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This item is a game information page
It belongs to categories: Orthodox chess, 
It was last modified on: 2004-07-16
 By James Killian Spratt. Imperial Chess. Large variant with new pieces and victory by capture of royal pieces. (12x12, Cells: 144) [All Comments] [Add Comment or Rating]
George Duke wrote on 2005-03-01 UTCGood ★★★★
'GHI,LargeCV': Edgar Burroughs' ambiguity was tolerable in 1920's for original creation. Reader should not have to go to Comments or game logs to clarify movements in a version that borrows some rules from Jetan. However, the fairy pieces are interesting in being multi-pathers, and this thread credits effort of artwork or theme. Fifteen piece-types over 144 squares has the 10-percent comprehensibility. Original 'Charge' moves one piece in each of the 12 columns. 'Hitching a Ride' is more clearly explained than Gridlock's 'Mounting'. A third innovation: 'Rapid Deployment'. Still it is vague whether the mixed straight(square) and diagonal moves allow 135-degree changes of direction or doubling back. As another instance, 'move three spaces in circle'? Or, can a charge be mounted with only 11 of 12 columns having pieces? This Chess is not sharply enough defined.

Tony Quintanilla wrote on 2004-07-22 UTCExcellent ★★★★★
I've just completed a very nice <a href='/play/pbm/play.php?game=Imperial+Chess&log=tony_quintanilla-whittlin-2004-193-062'>game</a> of Imperial Chess with the inventor. Its a very enjoyable game. <p>I think that there are two distinct aspects to this game. If one chooses, one could play the game the traditional way: one piece moves per turn. The normal way is to use the charge. Now James has also added 'rapid development' as well to speed up the moves prior to the charge. Note that once charges start, they can basically keep going until less than 6 pieces are available to attack in the end game. This makes this game basically a multi-move game, with the limitation that *only* one piece per file can be moved. <p>This is a very fast-paced way to play, fun, with a lot of surprizes and turns. Obviously, the strict calculation of moves and possibilities is near impossible. The large board and number of pieces makes the multi-move environment appropriate. <p>The moves of the pieces is very interesting, I find. While superficially they seem redundant, they are not. The key difference is whether orthogonal or diagonal moves are permitted; compare the Crossbowman and the Pikeman, for example. The Bishop and Rook (or Castle) add a Shogi-type feel to the game. The Catapult is an interesting longer distance piece that can come into play in closed positions. The Princess is a *very* interesting piece that does not capture but can promote -- unique, as far as I know. Capturing the entire Imperial family is not an easy task, but the multi-move environment makes this easier. <p>I should add that if you play the game on Game Courier using James' charming drawn figures and his map-type board (modeled after his hand-cast pieces and board) that this only adds to the fun!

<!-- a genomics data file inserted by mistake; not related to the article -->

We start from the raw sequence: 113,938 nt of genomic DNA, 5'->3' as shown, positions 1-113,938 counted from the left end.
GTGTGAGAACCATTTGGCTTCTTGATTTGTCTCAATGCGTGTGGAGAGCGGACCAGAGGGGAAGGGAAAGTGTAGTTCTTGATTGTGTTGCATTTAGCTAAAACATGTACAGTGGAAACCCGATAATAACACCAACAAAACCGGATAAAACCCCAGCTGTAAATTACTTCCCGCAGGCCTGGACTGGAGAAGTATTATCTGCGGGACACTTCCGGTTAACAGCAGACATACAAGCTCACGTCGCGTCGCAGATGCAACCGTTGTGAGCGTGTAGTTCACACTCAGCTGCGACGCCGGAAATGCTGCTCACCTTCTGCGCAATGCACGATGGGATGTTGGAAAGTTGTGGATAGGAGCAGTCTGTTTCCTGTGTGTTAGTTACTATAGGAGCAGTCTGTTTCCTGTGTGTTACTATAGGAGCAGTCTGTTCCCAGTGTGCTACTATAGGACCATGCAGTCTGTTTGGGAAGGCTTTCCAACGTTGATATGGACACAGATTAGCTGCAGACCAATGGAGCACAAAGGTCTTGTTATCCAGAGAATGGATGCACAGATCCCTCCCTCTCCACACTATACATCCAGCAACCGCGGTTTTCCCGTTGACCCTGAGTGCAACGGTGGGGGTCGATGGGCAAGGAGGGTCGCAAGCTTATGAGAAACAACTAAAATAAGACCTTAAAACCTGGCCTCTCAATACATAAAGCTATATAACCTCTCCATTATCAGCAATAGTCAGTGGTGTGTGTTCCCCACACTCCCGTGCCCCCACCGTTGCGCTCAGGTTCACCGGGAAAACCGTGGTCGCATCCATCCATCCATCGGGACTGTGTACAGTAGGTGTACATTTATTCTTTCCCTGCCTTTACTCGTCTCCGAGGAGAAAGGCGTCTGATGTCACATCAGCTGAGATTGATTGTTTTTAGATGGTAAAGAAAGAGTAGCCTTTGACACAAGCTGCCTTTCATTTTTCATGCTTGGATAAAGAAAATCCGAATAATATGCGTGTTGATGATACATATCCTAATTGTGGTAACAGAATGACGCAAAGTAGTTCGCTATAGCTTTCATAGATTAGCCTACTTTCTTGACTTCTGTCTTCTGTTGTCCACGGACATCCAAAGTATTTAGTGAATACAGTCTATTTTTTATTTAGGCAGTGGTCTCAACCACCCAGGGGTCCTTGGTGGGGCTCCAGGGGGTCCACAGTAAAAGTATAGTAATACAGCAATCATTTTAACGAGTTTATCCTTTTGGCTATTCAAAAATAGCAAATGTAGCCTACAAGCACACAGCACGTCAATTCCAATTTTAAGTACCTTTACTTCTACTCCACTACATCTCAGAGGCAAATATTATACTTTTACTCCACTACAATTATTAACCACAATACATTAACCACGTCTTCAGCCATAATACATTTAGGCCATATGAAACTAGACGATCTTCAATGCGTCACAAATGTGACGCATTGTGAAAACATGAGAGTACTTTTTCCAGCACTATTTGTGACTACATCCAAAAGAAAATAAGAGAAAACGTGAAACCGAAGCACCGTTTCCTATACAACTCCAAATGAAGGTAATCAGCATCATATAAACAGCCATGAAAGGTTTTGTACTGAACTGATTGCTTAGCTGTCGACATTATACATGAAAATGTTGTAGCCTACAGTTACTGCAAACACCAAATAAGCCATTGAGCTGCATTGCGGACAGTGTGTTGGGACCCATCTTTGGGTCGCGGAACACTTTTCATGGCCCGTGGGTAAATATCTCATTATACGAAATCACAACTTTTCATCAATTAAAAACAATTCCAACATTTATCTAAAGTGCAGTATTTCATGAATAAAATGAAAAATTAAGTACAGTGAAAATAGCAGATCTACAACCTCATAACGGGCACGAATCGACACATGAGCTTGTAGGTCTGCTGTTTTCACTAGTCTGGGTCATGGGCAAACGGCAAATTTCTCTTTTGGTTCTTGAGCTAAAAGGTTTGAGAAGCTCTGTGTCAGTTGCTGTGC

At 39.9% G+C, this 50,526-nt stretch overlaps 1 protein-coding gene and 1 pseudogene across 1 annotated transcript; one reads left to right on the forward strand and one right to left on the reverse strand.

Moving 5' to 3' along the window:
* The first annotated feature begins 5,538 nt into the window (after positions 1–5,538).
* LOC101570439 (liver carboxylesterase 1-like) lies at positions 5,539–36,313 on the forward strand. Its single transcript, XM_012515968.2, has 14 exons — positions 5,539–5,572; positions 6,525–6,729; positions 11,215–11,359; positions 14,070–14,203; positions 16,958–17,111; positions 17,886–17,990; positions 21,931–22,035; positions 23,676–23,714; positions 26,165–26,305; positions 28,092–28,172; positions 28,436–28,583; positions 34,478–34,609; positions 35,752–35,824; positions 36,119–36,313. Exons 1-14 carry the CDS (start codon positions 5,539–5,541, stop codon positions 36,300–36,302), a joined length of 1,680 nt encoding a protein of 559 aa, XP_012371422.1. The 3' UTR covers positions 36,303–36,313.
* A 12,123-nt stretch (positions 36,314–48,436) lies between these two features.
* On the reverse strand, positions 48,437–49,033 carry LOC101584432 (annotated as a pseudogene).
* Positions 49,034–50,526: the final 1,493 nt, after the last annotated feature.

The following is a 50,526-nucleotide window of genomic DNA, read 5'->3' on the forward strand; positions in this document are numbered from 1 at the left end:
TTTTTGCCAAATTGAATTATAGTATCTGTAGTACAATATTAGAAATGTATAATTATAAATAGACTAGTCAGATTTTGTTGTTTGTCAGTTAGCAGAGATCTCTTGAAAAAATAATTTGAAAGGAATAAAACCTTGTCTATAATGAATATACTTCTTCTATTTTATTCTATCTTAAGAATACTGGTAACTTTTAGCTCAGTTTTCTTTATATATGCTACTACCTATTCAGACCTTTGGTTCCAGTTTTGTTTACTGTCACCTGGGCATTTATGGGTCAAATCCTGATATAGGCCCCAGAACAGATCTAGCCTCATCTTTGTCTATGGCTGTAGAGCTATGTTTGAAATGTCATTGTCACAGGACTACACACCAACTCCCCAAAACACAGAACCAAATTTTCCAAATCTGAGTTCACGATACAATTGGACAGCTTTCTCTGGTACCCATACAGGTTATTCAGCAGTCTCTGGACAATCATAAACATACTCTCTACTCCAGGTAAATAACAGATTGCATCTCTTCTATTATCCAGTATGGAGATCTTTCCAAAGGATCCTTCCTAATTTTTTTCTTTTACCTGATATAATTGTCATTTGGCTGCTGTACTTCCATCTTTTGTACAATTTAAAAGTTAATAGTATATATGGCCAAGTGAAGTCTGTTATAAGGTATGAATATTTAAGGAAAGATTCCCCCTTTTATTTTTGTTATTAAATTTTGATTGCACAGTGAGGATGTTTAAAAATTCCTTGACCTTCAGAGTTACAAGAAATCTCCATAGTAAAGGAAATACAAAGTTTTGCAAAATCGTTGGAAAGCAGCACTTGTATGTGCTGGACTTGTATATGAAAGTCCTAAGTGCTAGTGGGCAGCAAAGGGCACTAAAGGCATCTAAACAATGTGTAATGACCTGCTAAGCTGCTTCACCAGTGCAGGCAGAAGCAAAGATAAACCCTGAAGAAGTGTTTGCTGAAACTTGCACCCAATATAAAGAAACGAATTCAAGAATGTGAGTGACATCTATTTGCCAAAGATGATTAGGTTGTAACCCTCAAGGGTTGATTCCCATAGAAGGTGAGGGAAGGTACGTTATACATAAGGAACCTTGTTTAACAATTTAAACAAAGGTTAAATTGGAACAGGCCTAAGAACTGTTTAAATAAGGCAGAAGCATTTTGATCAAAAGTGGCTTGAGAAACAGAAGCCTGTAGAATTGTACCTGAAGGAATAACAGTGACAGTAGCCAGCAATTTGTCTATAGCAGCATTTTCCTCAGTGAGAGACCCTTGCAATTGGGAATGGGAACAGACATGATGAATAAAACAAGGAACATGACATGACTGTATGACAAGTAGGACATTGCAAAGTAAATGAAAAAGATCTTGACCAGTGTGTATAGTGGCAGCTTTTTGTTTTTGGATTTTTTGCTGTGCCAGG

Charle Gilman wrote on 2004-06-24 UTCPoor ★
Having analysed this offline, I see that what the confusing names mask is a confusing set of pieces. No fewer than five types of piece have a move comprising two FIDE King moves. Allowing all pieces to capture and having a distinct move for the Crossbowman would be a start, and combined with names (let alone images) more suggestive of the moves that might even be a good variant, but it would lose the link to the inspiring theme. Perhaps trying to convey different levels of royalty is to ambitious for a 2d board. Sorry to blow my own trumpet, but a better approach to the theme might be a 3d variant using my 26-direction imperial, 18-direction royal, and 14-direction ducal pieces.

J Andrew Lipscomb wrote on 2004-06-15 UTCGood ★★★★
One source of confusion in the terminology. Normally, the term 'royal' in chess variants is used to indicate those pieces that form the victory conditions. Perhaps the non-decisive royals in this game should be demoted to merely noble ranks.

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